I turned the dolls’ boxes around and snapped a picture of the back of Nahji’s. There are more that I didn’t see in the store; a Belarusian, an Ethiopian, a Brazilian, a Laotian, a Native American, a Mexican. And more.
These are Hearts 4 Hearts dolls, and while they haven’t yet reached all parts of the world (I think they have yet to come out with an East Asian girl), they need all the support they can get so we can have a beautiful doll for every beautiful young girl, so we can give them what our generation never had.
Please don’t let this die. If you know a young girl, get her one. I know I’m buying Shola and Nahji for my little sister’s next birthday, because she needs a doll with beautiful brown skin like hers, a doll who wears a hijab like our older sister, a doll who wears real henna, not the blue shit white girls get at the beach.
The Hearts 4 Hearts girls are so important. Don’t overlook them. Don’t underestimate them. These can be the future if we let them.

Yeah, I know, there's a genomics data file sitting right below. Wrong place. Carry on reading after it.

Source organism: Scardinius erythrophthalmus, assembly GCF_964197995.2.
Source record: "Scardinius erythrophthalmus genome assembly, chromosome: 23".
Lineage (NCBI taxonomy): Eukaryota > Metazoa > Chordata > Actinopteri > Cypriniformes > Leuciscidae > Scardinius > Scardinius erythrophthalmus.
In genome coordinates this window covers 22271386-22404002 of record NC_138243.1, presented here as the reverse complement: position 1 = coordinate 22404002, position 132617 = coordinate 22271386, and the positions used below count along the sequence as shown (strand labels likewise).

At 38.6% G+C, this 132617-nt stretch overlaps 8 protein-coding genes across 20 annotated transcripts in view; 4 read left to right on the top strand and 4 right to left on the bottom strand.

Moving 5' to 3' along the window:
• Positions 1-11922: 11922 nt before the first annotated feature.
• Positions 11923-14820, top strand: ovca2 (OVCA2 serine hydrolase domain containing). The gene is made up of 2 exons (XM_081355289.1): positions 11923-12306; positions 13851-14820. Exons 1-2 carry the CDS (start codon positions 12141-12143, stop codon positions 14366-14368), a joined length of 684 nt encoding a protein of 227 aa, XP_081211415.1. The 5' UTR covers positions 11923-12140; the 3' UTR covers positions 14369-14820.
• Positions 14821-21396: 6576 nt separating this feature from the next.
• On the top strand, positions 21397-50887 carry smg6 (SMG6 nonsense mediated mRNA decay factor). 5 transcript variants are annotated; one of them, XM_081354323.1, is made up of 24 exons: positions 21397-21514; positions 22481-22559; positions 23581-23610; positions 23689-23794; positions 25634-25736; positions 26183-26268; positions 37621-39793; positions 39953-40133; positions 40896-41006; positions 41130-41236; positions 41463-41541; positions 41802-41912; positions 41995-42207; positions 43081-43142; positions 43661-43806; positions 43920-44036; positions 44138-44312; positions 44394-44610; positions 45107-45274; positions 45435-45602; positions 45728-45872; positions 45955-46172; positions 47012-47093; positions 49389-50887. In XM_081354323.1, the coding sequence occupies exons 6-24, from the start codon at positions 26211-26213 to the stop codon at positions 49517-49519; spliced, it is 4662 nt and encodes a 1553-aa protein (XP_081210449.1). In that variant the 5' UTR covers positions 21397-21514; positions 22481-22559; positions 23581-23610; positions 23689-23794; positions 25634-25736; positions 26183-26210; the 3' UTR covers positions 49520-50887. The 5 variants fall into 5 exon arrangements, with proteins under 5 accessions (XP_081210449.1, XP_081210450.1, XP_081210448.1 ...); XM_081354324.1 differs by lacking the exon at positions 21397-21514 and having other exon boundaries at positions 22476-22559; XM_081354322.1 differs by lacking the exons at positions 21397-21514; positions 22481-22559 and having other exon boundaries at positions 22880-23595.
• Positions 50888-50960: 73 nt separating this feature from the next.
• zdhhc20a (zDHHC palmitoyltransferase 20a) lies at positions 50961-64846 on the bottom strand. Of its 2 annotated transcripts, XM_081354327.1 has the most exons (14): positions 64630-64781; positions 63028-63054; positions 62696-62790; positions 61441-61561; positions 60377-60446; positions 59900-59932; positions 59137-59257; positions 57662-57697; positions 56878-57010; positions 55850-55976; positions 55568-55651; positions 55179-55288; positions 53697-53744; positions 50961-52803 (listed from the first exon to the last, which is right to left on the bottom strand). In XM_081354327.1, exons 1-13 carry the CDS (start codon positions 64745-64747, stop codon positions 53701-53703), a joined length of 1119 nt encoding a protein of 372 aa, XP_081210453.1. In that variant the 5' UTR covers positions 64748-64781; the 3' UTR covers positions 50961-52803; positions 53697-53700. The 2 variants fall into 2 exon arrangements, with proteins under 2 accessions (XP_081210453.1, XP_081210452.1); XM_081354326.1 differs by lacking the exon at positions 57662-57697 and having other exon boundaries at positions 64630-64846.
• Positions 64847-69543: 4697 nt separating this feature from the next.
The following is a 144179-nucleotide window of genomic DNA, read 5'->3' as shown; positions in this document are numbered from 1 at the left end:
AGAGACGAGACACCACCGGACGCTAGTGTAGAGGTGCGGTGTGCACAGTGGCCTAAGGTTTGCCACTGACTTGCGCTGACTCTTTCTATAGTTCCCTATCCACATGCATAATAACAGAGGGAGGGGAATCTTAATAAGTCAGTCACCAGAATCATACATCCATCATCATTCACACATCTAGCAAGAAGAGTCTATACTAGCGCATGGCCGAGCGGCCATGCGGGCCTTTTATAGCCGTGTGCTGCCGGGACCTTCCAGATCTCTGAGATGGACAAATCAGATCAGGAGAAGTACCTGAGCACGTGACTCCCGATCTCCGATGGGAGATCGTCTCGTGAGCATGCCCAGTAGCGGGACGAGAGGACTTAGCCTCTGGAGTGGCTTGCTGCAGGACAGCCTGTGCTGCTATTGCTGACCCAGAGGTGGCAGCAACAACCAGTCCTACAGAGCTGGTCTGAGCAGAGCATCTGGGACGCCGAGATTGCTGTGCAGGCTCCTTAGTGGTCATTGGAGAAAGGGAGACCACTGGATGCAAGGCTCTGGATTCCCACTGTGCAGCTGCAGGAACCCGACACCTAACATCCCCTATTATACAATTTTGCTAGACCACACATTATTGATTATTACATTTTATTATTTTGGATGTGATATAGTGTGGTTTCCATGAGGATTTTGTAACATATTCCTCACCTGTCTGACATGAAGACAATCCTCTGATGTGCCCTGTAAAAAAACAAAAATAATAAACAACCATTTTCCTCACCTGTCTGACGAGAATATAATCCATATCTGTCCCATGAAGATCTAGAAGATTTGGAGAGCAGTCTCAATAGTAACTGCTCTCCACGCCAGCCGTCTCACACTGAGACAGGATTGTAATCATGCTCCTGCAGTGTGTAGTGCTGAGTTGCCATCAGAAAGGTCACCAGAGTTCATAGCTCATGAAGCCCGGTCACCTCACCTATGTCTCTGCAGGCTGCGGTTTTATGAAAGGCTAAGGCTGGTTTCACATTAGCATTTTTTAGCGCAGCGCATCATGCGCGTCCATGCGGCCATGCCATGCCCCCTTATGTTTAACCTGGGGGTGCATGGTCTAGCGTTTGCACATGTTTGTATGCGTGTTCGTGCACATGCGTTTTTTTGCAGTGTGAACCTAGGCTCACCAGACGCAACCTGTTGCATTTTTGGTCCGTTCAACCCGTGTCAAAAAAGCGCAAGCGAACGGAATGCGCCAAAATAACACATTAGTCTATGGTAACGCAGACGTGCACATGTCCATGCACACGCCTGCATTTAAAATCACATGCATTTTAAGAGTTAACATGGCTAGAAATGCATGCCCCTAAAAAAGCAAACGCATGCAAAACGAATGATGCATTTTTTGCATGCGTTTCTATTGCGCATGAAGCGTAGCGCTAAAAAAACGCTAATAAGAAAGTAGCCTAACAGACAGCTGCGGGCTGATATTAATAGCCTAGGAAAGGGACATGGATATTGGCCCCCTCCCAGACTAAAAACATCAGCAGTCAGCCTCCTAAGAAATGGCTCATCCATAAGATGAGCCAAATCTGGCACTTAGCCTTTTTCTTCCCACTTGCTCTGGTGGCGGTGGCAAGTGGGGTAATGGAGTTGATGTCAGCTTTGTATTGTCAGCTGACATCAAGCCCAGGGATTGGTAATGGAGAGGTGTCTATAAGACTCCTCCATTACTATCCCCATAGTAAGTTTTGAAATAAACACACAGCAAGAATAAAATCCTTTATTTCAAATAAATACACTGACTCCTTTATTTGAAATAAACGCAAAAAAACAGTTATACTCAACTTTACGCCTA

You can read more about the dolls here: http://www.playmatestoys.com/brands/hearts-for-hearts-girls
the worst is having a dream where someone loves you and you can practically feel them touching you and it feels so real and then you wake up and it’s like the life is being sucked out of you and the happiness just drains out of your body and you feel empty again
totally me if i ever had her job
that was wild from start to finish
team i can’t do math for shit but i can write a 3 page english paper in less than an hour
If you’re mad at her, you don’t understand it. White people are trying to remove themselves from all people of color. Let me show you why this is true. You’ve heard of Asian-americans or African Americans or Mexican Americans. But how about a European American? Have you ever heard someone say they’re Canadian American? or European American? Probably not. White people can just call themselves American, even if their ancestry has not been in America for long. If your great-grandparents moved because of the potato famine, you don’t call yourselves Irish American, you have lived your entire life in the United States, you call yourself an American. But now, take someone whose ancestry is linked to some of the first slaves in the colonies, and they still call themselves African-American. Doesn’t matter if they’ve never stepped foot on the continent and share no cultural link, other than pigment, with any society in Africa, they still have to identify with African.